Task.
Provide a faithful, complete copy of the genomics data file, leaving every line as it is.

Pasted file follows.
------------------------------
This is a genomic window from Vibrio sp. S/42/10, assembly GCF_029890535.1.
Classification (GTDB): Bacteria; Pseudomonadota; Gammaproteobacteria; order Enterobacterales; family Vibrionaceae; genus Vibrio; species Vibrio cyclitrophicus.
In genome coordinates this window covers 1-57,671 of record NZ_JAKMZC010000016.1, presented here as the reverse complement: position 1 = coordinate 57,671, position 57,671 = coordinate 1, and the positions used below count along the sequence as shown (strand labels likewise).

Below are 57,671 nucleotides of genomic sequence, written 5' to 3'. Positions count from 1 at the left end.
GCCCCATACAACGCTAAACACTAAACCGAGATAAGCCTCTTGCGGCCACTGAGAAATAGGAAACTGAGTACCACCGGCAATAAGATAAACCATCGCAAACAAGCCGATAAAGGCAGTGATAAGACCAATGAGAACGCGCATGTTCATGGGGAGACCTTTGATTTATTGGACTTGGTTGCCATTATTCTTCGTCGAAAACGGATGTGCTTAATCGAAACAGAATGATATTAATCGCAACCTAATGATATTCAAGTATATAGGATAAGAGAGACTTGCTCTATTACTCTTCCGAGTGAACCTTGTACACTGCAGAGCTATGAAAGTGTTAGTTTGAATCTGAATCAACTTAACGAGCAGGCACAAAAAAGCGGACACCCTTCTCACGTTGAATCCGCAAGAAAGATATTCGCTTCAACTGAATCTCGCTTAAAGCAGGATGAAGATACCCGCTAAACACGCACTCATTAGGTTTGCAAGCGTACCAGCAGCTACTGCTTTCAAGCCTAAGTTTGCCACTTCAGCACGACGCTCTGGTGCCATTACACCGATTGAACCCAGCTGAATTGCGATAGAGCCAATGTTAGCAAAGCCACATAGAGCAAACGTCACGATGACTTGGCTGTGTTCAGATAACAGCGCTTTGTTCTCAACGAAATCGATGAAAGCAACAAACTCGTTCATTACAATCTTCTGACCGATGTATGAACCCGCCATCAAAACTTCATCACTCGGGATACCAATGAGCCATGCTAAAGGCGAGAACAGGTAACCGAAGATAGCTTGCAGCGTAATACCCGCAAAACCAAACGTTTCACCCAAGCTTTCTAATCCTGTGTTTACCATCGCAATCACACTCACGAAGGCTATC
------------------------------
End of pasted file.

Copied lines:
This is a genomic window from Vibrio sp. S/42/10, assembly GCF_029890535.1.
Classification (GTDB): Bacteria; Pseudomonadota; Gammaproteobacteria; order Enterobacterales; family Vibrionaceae; genus Vibrio; species Vibrio cyclitrophicus.
In genome coordinates this window covers 1-57,671 of record NZ_JAKMZC010000016.1, presented here as the reverse complement: position 1 = coordinate 57,671, position 57,671 = coordinate 1, and the positions used below count along the sequence as shown (strand labels likewise).

Below are 57,671 nucleotides of genomic sequence, written 5' to 3'. Positions count from 1 at the left end.
GCCCCATACAACGCTAAACACTAAACCGAGATAAGCCTCTTGCGGCCACTGAGAAATAGGAAACTGAGTACCACCGGCAATAAGATAAACCATCGCAAACAAGCCGATAAAGGCAGTGATAAGACCAATGAGAACGCGCATGTTCATGGGGAGACCTTTGATTTATTGGACTTGGTTGCCATTATTCTTCGTCGAAAACGGATGTGCTTAATCGAAACAGAATGATATTAATCGCAACCTAATGATATTCAAGTATATAGGATAAGAGAGACTTGCTCTATTACTCTTCCGAGTGAACCTTGTACACTGCAGAGCTATGAAAGTGTTAGTTTGAATCTGAATCAACTTAACGAGCAGGCACAAAAAAGCGGACACCCTTCTCACGTTGAATCCGCAAGAAAGATATTCGCTTCAACTGAATCTCGCTTAAAGCAGGATGAAGATACCCGCTAAACACGCACTCATTAGGTTTGCAAGCGTACCAGCAGCTACTGCTTTCAAGCCTAAGTTTGCCACTTCAGCACGACGCTCTGGTGCCATTACACCGATTGAACCCAGCTGAATTGCGATAGAGCCAATGTTAGCAAAGCCACATAGAGCAAACGTCACGATGACTTGGCTGTGTTCAGATAACAGCGCTTTGTTCTCAACGAAATCGATGAAAGCAACAAACTCGTTCATTACAATCTTCTGACCGATGTATGAACCCGCCATCAAAACTTCATCACTCGGGATACCAATGAGCCATGCTAAAGGCGAGAACAGGTAACCGAAGATAGCTTGCAGCGTAATACCCGCAAAACCAAACGTTTCACCCAAGCTTTCTAATCCTGTGTTTACCATCGCAATCACACTCACGAAGGCTATC